The FDA Has an Eye on The Compounding Shop Because of Fungus Concerns
A compounding pharmacy in Florida—The Compounding Shop—has been raising red flags over at the U.S. Food and Drug Administration (FDA) for quite a while now. After last year's fungal meningitis outbreak caused by tainted steroid shots from New England Compounding Center, there has been an increased awareness about some of the dangers of compounding pharmacies.
Back in May, the FDA put out a press release cautioning health care providers, hospital supply managers, and pharmacists about concerns they had with practices they encountered at The Compounding Shop. They said that they had concerns about a lack of sterility assurance for sterile drugs produced at and distributed by the site and they felt the products should not be administered to patients.
Now, the FDA has released another warning about a specific product from The Compounding Shop—budesonide solution. Budesonide solution is used for nasal irrigation and the FDA observed a bottle of it that had visible, white floating material. The material was identified as fungus and now there is a concern that more of The Compounding Shop's budesonide solution may have fungus as well. The FDA has told The Compounding Shop that it is in the best interest of public health to take action to remove the budesonide solution products from the market, but as of right now, the FDA isn't aware of any action being taken to rectify the problem.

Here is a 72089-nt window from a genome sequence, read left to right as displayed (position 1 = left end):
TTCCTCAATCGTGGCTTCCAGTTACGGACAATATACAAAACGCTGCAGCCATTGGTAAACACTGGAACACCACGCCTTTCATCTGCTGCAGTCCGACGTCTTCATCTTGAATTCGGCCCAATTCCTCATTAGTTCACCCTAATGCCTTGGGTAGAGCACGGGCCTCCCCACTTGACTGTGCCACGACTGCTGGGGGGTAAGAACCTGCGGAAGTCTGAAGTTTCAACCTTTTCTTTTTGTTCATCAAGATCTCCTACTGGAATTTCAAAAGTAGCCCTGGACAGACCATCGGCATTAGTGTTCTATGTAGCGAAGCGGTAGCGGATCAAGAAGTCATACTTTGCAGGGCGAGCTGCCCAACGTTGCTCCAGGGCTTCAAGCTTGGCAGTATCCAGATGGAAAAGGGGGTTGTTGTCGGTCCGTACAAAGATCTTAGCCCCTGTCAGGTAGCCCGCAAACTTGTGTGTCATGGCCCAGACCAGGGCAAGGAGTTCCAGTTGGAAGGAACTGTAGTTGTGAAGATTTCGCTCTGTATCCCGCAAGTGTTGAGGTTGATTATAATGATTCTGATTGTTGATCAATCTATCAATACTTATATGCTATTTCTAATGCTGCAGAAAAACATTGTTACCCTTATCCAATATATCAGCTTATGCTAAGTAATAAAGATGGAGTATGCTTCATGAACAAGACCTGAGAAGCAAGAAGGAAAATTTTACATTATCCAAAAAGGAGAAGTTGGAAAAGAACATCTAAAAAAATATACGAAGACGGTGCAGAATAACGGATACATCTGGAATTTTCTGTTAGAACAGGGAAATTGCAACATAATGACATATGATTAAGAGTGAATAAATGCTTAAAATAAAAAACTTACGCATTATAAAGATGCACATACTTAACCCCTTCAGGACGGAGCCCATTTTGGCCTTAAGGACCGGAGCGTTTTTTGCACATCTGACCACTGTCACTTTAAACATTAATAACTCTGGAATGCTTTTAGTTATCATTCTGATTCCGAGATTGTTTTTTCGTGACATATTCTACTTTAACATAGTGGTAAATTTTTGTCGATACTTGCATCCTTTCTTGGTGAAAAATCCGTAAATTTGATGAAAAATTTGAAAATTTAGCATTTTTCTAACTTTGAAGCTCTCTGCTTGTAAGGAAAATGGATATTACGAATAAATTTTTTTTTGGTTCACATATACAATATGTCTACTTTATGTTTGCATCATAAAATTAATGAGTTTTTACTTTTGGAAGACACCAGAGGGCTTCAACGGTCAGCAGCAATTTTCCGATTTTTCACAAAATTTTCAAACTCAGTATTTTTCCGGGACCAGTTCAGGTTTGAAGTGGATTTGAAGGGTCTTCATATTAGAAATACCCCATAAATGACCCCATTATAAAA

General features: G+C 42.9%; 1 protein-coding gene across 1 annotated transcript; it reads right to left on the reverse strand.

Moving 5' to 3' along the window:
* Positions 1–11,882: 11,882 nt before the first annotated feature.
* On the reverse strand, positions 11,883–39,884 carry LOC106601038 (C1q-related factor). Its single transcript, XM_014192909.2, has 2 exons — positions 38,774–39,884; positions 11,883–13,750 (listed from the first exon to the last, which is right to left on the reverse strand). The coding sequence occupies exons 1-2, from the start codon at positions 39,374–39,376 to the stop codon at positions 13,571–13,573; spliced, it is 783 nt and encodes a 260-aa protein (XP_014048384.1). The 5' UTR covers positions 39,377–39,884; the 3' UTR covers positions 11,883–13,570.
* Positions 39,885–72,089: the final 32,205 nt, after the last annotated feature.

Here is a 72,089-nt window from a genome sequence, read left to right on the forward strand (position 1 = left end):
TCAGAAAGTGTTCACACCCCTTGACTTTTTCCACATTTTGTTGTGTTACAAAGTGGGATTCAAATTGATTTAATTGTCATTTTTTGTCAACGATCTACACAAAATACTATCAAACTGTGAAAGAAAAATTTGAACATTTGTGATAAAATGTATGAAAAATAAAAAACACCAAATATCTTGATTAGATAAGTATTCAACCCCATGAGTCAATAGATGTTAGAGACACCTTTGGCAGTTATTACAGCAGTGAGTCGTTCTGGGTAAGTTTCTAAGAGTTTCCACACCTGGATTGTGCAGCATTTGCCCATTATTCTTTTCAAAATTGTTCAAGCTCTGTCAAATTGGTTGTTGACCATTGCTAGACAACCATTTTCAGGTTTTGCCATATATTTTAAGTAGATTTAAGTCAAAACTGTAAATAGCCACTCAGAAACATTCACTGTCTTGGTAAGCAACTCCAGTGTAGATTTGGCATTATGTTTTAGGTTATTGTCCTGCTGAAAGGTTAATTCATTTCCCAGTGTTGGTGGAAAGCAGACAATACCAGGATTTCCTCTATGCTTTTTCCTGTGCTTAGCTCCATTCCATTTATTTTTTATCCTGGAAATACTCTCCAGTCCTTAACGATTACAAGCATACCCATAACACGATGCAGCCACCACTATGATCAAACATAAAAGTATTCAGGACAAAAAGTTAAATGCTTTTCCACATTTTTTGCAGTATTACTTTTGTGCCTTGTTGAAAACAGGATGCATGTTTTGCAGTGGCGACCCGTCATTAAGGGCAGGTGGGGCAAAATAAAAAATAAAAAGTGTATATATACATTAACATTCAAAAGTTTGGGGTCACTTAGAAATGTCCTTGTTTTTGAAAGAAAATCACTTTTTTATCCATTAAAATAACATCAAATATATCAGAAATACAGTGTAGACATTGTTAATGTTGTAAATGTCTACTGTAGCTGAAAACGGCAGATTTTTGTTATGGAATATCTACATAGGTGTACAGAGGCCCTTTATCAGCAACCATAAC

If you suspect that you fell ill after receiving tainted budesonide solution, it's important that you contact a medical professional right away and also report the problem to the FDA's MedWatch Adverse Event Reporting program. If you live in Texas, Oklahoma or Arkansas, contact the compounding pharmacy attorneys at The Girards Law Firm for a free consultation today at 888.333.9709.